9. deepsouthshore

    deepsouthshore Member

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    Hey Robert, any updates you can share re: C4 Hub functionality?
     
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  10. Eldritch Tentacles

    Eldritch Tentacles Member

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    I don’t think I could more strongly disagree with those that are still saying the C4 should be in a Ventris/Nemesis format. And that’s coming from someone who, at the start of this thread, advocated FOR it being that way...
    To me, there are WAY too many parameters for a reasonable amount of surface knobs and alt functions and sub menus are just such a hassle. The One Series enclosure is so pedalboard friendly for what’s under the hood and, honestly, I never use the surface knobs at all... just the bypass switch and the DA micro.
    I could see the argument for more processing horsepower for a few more goodies but, for all that this thing does, how amazingly well it does it and at the price point..... Why would I want to pay significantly more for a larger pedal with a, most likely, confusing UI?
     
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  11. Adamixoye

    Adamixoye Member

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    On comparing the SY-300 vs. the FI vs. SA in general* I can't say I agree with some of the things that have been said on this page. For one, the SY-300 interface is actually pretty great, IMO, my biggest problem with it was really understanding the parameters and the creation of synth sounds and how everything fit together. Occasionally, as with any large menu-driven system, I didn't know where things were. But I could say the same things about the FI software and the Neuro desktop for my Nemesis and Aftershock (insofar as I don't have my mind wrapped around all of those parameters). But the navigability of the SY-300 interface itself I really have no complaints with.

    I think a pretty good case can be made for the C4 as the best value but it's kind of selective to say you "need" the computer and an interface for the FI but downplay those things with the C4. The extra gear required to fully unlock these devices (not counting a computer or mobile device) flattens but does not equalize the cost difference. That is: the SY-300 requires no extra gear, the FI requires a potentially cheap USB-MIDI adapter, and the C4 requires a Hub/micro.ghost/etc. The C4 still winds up being the cheapest but the difference is not $240 vs. $500 (the FI is also a bit less than this depending on the exchange rate and duties/fees).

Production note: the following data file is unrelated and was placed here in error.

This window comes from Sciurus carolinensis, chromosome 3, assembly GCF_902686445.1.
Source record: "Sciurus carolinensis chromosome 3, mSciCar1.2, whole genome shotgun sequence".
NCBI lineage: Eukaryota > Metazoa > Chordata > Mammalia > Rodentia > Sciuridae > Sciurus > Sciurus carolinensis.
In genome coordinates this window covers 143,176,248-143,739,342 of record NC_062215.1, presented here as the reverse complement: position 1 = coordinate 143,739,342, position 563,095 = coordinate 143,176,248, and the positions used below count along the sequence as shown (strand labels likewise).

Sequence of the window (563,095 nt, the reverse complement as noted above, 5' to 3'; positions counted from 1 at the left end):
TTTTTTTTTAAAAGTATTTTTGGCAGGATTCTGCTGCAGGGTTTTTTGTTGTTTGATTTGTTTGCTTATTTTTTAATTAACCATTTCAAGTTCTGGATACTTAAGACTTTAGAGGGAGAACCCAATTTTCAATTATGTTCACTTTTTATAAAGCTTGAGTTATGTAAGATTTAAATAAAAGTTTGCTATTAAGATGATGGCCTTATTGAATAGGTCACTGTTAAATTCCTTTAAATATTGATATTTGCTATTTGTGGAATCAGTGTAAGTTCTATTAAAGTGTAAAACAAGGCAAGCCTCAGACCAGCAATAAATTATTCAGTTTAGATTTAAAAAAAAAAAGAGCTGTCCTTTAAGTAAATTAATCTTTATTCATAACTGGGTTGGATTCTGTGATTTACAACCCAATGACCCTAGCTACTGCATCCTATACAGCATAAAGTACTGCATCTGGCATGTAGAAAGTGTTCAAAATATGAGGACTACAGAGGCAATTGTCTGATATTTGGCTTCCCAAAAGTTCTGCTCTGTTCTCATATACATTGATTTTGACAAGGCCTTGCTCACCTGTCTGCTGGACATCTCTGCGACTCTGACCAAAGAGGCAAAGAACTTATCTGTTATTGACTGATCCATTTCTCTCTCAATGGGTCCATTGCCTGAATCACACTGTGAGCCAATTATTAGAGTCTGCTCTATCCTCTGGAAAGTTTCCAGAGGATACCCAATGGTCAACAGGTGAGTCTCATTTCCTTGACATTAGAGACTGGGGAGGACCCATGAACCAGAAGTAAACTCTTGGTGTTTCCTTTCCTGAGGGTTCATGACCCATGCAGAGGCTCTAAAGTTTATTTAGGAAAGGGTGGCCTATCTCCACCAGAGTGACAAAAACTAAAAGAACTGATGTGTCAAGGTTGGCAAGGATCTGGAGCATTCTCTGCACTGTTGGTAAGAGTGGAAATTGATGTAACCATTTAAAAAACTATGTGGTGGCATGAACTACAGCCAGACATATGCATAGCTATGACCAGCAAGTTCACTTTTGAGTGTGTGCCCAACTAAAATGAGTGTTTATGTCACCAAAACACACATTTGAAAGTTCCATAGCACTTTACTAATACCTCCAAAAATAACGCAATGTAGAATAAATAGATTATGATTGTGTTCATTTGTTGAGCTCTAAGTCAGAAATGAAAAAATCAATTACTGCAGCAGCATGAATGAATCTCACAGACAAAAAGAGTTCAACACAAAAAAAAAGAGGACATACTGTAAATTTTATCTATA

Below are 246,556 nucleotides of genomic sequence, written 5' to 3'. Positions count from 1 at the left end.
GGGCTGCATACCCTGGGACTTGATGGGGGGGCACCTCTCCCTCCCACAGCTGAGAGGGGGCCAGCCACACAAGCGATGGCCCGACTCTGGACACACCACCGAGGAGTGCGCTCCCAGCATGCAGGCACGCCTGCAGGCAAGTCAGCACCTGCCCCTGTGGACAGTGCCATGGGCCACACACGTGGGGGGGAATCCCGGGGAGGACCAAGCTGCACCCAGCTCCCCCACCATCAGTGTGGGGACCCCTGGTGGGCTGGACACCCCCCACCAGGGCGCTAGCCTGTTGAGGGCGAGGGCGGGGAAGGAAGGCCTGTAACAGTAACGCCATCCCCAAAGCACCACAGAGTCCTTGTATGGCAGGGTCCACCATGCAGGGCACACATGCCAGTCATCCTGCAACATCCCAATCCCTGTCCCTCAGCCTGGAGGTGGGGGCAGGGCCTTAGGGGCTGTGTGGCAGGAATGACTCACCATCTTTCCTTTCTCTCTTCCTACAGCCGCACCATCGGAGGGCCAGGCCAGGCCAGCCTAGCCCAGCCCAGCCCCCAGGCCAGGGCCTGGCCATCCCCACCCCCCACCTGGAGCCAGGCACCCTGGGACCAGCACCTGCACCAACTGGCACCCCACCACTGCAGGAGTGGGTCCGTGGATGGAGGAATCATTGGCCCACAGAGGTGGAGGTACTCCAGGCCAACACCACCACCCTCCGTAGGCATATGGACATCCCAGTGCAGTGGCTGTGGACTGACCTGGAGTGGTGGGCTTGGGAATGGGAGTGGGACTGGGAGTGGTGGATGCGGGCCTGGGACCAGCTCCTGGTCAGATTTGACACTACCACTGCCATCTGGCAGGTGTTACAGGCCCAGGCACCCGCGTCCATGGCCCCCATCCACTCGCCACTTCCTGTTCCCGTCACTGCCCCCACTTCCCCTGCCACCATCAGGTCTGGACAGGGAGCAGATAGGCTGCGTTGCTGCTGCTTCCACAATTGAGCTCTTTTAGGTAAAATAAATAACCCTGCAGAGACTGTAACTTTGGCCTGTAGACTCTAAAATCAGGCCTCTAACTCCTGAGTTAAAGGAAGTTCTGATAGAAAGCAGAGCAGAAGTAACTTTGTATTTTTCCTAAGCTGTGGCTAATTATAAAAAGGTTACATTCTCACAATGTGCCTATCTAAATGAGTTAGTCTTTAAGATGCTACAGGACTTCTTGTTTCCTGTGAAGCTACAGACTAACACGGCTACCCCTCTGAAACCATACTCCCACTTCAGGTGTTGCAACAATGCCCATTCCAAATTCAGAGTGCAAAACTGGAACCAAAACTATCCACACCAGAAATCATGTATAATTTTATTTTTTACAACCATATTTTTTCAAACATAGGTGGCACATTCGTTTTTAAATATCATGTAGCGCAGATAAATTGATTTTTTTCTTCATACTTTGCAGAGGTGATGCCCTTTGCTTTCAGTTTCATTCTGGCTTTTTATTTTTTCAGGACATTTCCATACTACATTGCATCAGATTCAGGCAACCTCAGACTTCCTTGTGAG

*I own the Nemesis/Aftershock/Reflex/Hub/HH3 and formerly owned the Manta/Bass OFD; I'm planning on the C4 but putting it off until later this year for...reasons.
     
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  12. rsmith601

    rsmith601 Vendor

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    Put each of these pedals and their editing tools with an inexperienced set of users. Who can create a complex sound first? Given our level on investment into software, it had better be us by a good measure. That was my point.
     
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  13. Brian Williams

    Brian Williams Member

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    Just thought I would catch-up on this thread..didn't expect there is still the C4-Fi,etc. thing going on. I have both on my board, each has its own strengths and weaknesses,but together...wow. No experience with the 300,wasn't impressed with the bass sounds I heard in demos,sounded good for guitar. I use these pedals exclusively with bass at this time. My observations so far:
    The C4 has a variety of filter choices, and two at the same time.The FI has a second but always inverted.
    The C4 has more envelope and LFO choices, more options and control over distortion , dual arps, better routing options,polyphonic pitch shift, limited FM , expression control and of course more compact size.
    The C4 has great company and community support.
    The FI has better "front panel" control with multiple parameters accessible, including global, and all of the internal programs can be called up from the built in footswitches.
    The FI can also be used as a midi mono synth module,the C4 only triggers through input pitch detection.
    The FI oscillators have more waveform choices across the 4(each can have saw,square,tri or combo of the 3), dedicated saw VCA, pulse modulation, pitch and filter tracking, separate noise generator,foldover distortion, and a multi-band EQ.
    This may get me in trouble, but I'm trying to honest. For me at least, the tracking on the FI is more consistent than the C4, program to program, and switching instruments. The C4 input/sensitivity can be very inconsistent and at times unpredictable. I feel the bass sounds I have created are richer and denser on the FI due to the osc structure and EQ.
    This is not imply that I haven't got some great and unique sounds out of the C4,I have!
    The cost is not as far apart,as the C4 needs an external device to access all programs. Not an issue for me since I already had a hub and a soleman.
    The editors are both fairly simple, the SA looks better, but I like the sliders on the FI editor. To unlock the full potential both need a computer( Cell phone with app IS a mobile computer!) The C4 has a lot to offer anyone wanting to add some synth to your sound with a ton of other features.
    I enjoy having it on board with the FI. I would have designed both differently.But as a bassist if I was told I could only keep one, it would be the FI.
     
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  14. Christian Surieux

    Christian Surieux Member